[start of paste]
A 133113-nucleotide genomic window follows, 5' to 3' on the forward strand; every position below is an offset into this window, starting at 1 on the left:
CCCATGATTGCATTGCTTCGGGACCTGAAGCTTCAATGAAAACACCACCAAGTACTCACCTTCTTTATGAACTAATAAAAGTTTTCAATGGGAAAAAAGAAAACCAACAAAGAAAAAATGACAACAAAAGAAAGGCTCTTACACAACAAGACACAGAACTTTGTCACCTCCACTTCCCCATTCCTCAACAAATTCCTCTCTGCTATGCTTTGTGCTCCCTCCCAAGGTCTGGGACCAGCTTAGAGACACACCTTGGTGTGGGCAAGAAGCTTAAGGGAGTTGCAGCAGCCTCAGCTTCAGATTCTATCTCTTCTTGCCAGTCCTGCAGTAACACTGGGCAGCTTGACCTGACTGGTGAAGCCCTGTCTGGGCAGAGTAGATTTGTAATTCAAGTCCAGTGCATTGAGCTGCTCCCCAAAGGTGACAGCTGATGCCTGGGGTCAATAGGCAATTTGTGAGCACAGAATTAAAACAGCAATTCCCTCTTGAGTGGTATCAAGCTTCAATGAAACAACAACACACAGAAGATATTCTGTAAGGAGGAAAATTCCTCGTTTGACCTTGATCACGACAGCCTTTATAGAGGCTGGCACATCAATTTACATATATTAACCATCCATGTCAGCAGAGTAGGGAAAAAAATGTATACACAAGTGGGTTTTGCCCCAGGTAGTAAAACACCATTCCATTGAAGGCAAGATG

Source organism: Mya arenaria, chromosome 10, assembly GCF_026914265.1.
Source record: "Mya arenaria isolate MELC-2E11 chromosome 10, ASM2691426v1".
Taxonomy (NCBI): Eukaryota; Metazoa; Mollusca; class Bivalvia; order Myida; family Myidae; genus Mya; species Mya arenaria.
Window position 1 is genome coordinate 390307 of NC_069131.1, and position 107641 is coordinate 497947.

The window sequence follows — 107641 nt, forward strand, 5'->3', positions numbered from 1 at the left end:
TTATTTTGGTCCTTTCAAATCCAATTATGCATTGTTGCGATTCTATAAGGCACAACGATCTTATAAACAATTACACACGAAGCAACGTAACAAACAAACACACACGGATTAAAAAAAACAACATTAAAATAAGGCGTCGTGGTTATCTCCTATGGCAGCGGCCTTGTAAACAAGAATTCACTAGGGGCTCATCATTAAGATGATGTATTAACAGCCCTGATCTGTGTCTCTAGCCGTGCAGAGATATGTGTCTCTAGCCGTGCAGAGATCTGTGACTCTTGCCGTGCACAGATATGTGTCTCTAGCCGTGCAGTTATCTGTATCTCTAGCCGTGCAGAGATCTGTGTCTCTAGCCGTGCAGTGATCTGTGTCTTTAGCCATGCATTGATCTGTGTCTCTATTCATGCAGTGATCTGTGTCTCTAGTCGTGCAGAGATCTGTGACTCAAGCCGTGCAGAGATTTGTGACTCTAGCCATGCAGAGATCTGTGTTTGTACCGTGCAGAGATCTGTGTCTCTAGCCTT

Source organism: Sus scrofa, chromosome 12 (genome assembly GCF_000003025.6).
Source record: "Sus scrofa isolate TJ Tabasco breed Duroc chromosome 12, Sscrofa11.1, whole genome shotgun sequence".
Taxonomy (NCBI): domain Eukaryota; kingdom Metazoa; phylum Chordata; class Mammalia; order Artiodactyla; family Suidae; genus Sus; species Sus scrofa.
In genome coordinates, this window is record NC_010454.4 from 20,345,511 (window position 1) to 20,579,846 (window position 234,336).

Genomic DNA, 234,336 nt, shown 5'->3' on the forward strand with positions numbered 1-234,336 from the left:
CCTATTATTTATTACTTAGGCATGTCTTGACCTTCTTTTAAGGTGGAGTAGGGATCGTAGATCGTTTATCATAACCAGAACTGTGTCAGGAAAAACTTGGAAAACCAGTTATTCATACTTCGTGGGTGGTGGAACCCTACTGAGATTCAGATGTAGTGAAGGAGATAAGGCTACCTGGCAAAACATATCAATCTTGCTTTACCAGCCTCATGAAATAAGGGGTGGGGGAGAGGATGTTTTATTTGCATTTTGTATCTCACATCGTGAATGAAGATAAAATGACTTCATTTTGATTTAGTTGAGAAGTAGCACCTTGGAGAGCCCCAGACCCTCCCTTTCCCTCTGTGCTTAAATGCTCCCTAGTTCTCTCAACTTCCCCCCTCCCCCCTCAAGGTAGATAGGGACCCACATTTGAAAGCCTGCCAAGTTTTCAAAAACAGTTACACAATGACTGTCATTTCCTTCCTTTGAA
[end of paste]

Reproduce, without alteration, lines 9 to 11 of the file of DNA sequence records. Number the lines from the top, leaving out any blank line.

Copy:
Source organism: Sus scrofa, chromosome 12 (genome assembly GCF_000003025.6).
Source record: "Sus scrofa isolate TJ Tabasco breed Duroc chromosome 12, Sscrofa11.1, whole genome shotgun sequence".
Taxonomy (NCBI): domain Eukaryota; kingdom Metazoa; phylum Chordata; class Mammalia; order Artiodactyla; family Suidae; genus Sus; species Sus scrofa.